At kernel-mode, how can I accurately -- at with at least as much
resolution -- calculate the same value the user-mode function timeGetTime()
would return? This function returns the number of milliseconds since the
KeQuerySystemTime() isn't any good because its not accurate enough (plus I
don't know how to find out what time the system booted anyway --
KeQuerySystemTime() returns a time relative to the year 1601).
KeQueryInterruptTime/TickCount() with KeQueryTimeIncrement() don't *seem*
any good because apparently (according to page 311 of Dekker & Newcomer) the
result of KeQueryTimeInterval() can vary with user-mode calls to
timeBegin/EndPeriod(). Typically, the interval will be something like 10
ms, but timeBeginPeriod(1) could change it 1 ms, for example, throwing off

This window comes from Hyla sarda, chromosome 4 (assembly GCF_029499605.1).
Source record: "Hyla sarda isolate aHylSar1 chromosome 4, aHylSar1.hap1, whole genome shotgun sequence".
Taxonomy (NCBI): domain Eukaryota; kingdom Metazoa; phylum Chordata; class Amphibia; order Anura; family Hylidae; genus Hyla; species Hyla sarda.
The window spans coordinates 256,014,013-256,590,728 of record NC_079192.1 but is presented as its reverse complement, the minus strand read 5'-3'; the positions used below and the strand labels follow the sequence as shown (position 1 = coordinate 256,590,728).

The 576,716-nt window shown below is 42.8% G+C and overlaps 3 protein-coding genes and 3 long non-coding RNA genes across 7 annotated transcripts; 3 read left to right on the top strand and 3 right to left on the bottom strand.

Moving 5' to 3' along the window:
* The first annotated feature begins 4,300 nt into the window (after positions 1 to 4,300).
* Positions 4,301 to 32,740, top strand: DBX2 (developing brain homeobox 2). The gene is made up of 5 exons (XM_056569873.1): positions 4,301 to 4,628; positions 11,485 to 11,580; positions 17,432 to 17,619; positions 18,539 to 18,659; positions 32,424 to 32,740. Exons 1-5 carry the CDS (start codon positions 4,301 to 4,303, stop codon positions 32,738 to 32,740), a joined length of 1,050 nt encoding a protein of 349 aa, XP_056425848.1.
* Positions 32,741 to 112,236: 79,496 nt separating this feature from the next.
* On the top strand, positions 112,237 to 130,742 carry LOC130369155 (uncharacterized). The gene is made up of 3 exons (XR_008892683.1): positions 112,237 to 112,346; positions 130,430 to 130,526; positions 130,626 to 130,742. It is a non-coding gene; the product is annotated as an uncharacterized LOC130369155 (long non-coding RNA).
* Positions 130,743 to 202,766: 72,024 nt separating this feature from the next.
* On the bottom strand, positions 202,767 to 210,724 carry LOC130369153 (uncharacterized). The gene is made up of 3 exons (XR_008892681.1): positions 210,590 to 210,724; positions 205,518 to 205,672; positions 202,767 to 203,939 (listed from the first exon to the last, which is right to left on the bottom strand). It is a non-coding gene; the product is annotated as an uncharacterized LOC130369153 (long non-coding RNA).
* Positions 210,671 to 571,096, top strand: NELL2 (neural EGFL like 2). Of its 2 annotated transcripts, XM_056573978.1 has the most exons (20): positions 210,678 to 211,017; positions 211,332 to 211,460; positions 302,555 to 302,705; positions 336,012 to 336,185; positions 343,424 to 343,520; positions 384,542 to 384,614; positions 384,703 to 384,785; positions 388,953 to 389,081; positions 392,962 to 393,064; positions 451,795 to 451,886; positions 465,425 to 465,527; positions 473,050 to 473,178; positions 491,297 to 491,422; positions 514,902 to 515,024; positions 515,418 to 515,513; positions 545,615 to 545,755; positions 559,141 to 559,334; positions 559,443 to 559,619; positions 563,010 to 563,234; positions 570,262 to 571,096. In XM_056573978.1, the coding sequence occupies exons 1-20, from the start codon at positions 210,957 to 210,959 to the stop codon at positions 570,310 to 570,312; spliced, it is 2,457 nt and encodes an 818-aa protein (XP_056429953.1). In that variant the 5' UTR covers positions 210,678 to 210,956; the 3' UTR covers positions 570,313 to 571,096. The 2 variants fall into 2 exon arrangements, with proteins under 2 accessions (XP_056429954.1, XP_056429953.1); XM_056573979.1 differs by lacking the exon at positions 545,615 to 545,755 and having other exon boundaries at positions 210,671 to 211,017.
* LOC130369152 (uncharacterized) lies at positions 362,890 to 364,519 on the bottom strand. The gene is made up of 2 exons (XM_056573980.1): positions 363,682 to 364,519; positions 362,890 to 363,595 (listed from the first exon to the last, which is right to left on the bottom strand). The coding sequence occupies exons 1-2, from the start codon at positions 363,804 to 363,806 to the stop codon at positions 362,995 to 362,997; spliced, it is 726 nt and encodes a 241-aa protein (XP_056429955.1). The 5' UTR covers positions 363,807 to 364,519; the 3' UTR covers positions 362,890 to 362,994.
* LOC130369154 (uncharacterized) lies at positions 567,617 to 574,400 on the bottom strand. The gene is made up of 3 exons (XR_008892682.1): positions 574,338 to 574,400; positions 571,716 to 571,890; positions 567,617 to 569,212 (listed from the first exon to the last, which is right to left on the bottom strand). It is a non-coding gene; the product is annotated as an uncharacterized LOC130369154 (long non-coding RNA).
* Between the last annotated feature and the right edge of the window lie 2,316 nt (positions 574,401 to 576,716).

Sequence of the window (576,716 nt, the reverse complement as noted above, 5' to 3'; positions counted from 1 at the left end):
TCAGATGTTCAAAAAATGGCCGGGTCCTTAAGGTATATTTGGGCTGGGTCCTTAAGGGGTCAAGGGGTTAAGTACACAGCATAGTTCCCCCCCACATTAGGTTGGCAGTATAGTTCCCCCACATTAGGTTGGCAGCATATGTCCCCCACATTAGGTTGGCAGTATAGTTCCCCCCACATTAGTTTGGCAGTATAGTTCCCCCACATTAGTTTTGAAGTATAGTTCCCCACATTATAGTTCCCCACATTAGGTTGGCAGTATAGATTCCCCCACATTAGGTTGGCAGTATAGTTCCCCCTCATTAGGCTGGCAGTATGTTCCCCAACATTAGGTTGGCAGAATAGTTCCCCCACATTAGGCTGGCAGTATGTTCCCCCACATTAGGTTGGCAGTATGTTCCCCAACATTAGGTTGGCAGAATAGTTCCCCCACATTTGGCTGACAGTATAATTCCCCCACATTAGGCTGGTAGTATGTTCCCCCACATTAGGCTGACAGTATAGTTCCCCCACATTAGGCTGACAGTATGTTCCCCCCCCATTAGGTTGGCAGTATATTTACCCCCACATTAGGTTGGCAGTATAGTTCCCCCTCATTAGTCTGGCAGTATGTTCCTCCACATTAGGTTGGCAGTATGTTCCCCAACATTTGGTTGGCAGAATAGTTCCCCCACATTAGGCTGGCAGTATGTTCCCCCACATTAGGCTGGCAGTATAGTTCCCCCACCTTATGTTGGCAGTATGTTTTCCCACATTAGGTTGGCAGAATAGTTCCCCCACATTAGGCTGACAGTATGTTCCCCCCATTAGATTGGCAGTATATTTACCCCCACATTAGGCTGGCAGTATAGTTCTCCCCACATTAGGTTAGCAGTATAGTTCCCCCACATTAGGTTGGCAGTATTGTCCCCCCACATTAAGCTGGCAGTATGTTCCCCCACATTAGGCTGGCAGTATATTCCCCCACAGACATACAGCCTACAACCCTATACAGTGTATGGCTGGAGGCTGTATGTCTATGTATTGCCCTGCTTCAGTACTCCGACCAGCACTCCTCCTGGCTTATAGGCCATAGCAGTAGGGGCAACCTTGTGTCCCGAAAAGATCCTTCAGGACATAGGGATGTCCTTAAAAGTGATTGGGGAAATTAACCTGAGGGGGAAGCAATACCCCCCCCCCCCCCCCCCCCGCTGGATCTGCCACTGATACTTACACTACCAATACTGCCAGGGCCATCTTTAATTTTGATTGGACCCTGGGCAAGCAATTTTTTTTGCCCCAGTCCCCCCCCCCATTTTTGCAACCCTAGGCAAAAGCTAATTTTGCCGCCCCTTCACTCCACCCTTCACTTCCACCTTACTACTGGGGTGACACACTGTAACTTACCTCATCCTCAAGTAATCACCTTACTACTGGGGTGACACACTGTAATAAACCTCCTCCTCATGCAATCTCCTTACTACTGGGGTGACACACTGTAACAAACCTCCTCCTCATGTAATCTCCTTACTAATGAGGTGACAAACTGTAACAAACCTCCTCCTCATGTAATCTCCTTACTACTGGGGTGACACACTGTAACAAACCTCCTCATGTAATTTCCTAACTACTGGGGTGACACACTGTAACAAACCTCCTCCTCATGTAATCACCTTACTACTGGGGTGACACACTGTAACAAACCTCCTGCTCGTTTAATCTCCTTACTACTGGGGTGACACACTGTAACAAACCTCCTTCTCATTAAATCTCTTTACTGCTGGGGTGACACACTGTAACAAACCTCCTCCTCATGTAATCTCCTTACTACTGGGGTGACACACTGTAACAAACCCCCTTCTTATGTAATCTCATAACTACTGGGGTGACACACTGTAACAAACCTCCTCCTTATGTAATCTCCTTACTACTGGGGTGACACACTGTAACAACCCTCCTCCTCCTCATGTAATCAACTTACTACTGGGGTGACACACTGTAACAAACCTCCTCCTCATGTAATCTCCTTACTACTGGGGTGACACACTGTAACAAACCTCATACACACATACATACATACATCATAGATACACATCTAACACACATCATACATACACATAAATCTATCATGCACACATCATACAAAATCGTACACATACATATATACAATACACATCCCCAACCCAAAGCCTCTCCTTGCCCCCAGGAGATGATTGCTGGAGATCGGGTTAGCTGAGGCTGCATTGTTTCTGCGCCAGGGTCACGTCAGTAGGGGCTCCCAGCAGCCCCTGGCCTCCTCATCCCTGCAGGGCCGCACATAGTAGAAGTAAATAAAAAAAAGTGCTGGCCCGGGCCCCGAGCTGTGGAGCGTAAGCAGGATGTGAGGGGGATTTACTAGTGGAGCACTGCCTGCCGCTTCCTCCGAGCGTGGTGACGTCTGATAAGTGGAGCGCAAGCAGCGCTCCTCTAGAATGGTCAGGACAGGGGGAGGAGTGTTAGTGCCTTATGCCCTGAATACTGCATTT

any calculations done with.
And, as I understand it, this would seem to imply that the comment for
KeQueryTickCount() that appears in the Windows 2000 DDK, "To determine the
absolute elapsed time multiply the returned TickCount by the
KeQueryTimeIncrement", is wrong. What's the deal?
In any case, is the following (first stab) function actualy correct?
If so, then I can just code the function I need like so, eh?
return KeQueryInterruptTime() / 10000;
But, what if user-mode code calls timeBeginPeriod(1) to reduce the interval,
etc.? Does the value returned by KeQueryInterruptTime() increment at a
higher rate then?
Or, is the following function correct?
return KeQueryTickCount() * KeQueryTimeInterval();
And again, what if user-mode code calls timeBeginPeriod(1)? Will
KeQueryTimeInterval() start returning smaller values?